Colors Count: Exploring Math and Science with the Color Wheel (PreK – Grade 1)
Through use of the color wheel and objects from the Biggs’ collection, students will learn about primary and secondary colors, insects, geometry and the natural world. At the end of the lesson students are asked to draw objects from nature that match the colors on the color wheel.
Keep Still!: Learning the Elements of Art Through Still-Life Paintings (Grade 1 – Grade 3)
Explore a selection of still-life paintings in the Biggs collection to help your students understand basic principles of composition, perspective, shape, and line. Afterwards, students will use this knowledge to create their own still-life.
Name That Animal!: Exploring Abstract and Realistic Art Through Animals in Art (Grades 1-3)
Through an exploration of sculpture and paintings of animals from the Biggs’ collection, students will learn the different between abstract and realistic art. To activate this learning, students will have the opportunity to create their own abstract and realistic drawings of an animal. This lesson also includes a supplemental lesson for teachers to give an extended lesson on sculpture in their classrooms.
A Day at the Beach with the Biggs (Grades 2-3)
Students discuss a beach landscape painting from the Biggs and identify key components of the painting. Students will then apply this knowledge to a creation of their own beachscape with a lighthouse.
Preserve That Perspective (Grades 3 -4)
Students will learn about the history of the Cape Henlopen lighthouse, how environments change over time, and how artists use perspective and horizon lines to create landscapes. Using what they’ve learned, students will create one landscape of a place they care about the way it looks now and one landscape of that same place if it falls subject to erosion and weather damage.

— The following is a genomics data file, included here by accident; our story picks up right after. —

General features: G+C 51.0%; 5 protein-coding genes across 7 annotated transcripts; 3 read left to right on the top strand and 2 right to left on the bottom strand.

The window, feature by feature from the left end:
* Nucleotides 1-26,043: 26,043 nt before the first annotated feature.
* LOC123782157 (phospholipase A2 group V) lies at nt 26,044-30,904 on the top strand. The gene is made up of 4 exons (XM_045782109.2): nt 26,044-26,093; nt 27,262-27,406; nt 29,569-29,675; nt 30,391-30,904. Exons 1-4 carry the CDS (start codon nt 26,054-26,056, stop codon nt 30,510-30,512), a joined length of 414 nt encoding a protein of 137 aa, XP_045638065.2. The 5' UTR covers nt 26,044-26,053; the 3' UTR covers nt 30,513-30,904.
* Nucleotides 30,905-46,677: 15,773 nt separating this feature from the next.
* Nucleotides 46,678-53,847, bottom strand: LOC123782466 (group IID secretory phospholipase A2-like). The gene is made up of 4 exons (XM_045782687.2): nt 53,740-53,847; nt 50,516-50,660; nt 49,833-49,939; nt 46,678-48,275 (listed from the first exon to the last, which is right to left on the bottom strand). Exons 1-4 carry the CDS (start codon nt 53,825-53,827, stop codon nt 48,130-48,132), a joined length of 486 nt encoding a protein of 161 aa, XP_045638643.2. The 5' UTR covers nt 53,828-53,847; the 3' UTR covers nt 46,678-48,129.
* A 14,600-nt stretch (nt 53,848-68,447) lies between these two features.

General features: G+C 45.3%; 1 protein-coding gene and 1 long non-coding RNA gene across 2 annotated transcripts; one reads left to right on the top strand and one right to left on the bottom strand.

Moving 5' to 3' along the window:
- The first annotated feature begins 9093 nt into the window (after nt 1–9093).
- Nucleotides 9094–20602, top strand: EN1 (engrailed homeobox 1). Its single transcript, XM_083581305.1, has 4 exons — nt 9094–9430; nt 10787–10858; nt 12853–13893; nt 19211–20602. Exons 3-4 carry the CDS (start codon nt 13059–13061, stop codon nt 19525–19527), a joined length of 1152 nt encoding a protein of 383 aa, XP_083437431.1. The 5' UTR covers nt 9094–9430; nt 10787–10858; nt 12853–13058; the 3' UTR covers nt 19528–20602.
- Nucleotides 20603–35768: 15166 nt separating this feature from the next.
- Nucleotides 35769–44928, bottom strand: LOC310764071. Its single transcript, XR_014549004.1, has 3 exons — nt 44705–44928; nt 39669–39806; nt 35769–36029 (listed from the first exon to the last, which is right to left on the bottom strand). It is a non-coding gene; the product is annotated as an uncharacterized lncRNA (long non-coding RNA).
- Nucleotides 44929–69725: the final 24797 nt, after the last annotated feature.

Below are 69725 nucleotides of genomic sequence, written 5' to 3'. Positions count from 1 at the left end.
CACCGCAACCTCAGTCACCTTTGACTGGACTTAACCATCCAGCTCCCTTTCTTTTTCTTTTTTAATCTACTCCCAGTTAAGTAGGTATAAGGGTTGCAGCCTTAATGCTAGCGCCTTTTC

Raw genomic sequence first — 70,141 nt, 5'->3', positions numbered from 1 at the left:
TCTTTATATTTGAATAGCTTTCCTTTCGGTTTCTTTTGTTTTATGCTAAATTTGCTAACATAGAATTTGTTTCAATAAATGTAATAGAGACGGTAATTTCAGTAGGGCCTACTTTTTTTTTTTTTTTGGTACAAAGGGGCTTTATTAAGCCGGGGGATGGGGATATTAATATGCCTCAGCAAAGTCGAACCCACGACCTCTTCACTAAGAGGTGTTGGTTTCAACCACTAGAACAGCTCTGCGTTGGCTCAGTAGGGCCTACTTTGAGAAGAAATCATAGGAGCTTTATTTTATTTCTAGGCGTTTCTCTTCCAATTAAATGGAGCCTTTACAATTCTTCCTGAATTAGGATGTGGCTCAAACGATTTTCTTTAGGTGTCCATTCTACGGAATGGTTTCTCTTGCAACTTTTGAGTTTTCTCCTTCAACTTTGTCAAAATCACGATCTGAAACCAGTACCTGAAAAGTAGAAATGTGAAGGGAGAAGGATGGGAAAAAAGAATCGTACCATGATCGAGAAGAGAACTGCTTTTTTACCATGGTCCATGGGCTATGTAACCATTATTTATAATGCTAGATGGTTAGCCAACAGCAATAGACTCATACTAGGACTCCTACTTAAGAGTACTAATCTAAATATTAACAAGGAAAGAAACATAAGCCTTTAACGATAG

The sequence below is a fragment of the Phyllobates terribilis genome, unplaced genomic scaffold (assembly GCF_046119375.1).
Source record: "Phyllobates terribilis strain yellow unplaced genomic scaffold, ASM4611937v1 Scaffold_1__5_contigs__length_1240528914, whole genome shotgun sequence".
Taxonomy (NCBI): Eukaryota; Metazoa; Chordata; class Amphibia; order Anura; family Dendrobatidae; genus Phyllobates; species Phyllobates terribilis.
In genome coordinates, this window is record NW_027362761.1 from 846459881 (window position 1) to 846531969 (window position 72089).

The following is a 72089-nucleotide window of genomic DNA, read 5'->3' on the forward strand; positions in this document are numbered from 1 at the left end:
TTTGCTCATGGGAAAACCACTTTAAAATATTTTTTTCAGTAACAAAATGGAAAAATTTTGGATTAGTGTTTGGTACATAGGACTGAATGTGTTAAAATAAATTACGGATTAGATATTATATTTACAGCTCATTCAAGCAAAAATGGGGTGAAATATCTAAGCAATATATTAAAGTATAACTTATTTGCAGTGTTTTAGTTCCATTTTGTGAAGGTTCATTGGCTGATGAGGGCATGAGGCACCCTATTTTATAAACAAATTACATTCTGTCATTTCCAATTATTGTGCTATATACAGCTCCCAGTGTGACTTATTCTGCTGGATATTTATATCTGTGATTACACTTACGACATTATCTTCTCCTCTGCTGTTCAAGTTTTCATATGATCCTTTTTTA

Process Makes Perfect: The Creative and Practical Process of Christo and Jeanne-Claude (Grades 3-5)
Learn about installation art and scale through close observation of works in a special exhibit of the artist team Christo and Jeanne-Claude. Students will get a chance to use what they’ve learned to design their own outdoor sculpture.
Tick Tock! Time for Art at the Biggs! (Grade 3 – Grade 4)
Turn back the clock with the Biggs to learn about the history of clock making, the job of museums, and the geometric shapes that make up a grandfather clock. Wrap up the tour with a guided drawing lesson to make a clock.
Go West Young Artists: Western Exploration in the American Landscape Tradition (Grades 3-5)
Students will learn about foreground, middle ground, and background, as well as scale and perspective through looking closely at a landscape painting. They will also gain a basic understanding of where in America the landscape depicts and the movement of Americans from the East Coast to the West. Students will then create their own landscape drawing by applying their knowledge of these art concepts.
Arggh…Draw Like a Pirate Matey! (Grade 4)
Bird Parts and Bird Arts (Grades 4-6)
Why do birds look the way they do? Students will explore this question through the historic prints of John James Audubon and related works by contemporary artists. They will learn how these artists record birds, their habits, and habitats. Students will then create their own bird for a habitat of their choosing using guides for beaks, feet, and feather color.
Building a Basket (Grades 4-8, with adjustments as needed)
Students will learn the function and historical context of different baskets in the feature exhibit “Rooted, Revived, Reinvented: Basketry in America.” They will apply this knowledge to answer questions about baskets from the exhibit and get a chance to design their own basket.
Conservation Conversations: Understanding What Conservators Do (Grades 4-7, with adjustments as needed)
What do conservators do? Student will learn the answer to that question and get the chance to see how two paintings from the Biggs collection were conserved. To more thoroughly understand this process, students will then apply this knowledge to report of the conservation and preservation of an historical object.
Reading a Portrait (Grades 4 – 8, with adjustments as needed)
Students will look at two portraits in the Biggs collection and, as a group, analyze the symbolism depicted in them. They will use this knowledge to individually analyze a portrait of George Washington and then create or brainstorm their own portrait of a politician of their choosing.
A Place of One’s Own: Awareness of Self, Others, and the Past in the Places Portrayed at the Biggs (Grades 7-8)
Students will develop an understanding and appreciation of self, others, the natural world, and constructed environments through looking at landscapes and interiors in the Biggs collection. To apply this knowledge, students will create their own drawing or work of prose about a place that is special to them.